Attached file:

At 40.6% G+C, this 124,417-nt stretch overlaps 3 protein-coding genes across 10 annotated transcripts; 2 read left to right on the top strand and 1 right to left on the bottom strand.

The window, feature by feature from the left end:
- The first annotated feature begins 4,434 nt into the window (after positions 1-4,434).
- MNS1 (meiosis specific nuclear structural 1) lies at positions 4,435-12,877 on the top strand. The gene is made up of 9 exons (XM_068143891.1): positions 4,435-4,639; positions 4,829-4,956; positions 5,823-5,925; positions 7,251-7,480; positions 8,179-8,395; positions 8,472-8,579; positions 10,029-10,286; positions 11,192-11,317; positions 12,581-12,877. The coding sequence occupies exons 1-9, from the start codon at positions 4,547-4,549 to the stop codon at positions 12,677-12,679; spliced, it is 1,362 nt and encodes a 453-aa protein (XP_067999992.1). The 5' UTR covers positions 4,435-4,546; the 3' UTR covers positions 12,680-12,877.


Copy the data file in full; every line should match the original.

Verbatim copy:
At 40.6% G+C, this 124,417-nt stretch overlaps 3 protein-coding genes across 10 annotated transcripts; 2 read left to right on the top strand and 1 right to left on the bottom strand.

The window, feature by feature from the left end:
- The first annotated feature begins 4,434 nt into the window (after positions 1-4,434).
- MNS1 (meiosis specific nuclear structural 1) lies at positions 4,435-12,877 on the top strand. The gene is made up of 9 exons (XM_068143891.1): positions 4,435-4,639; positions 4,829-4,956; positions 5,823-5,925; positions 7,251-7,480; positions 8,179-8,395; positions 8,472-8,579; positions 10,029-10,286; positions 11,192-11,317; positions 12,581-12,877. The coding sequence occupies exons 1-9, from the start codon at positions 4,547-4,549 to the stop codon at positions 12,677-12,679; spliced, it is 1,362 nt and encodes a 453-aa protein (XP_067999992.1). The 5' UTR covers positions 4,435-4,546; the 3' UTR covers positions 12,680-12,877.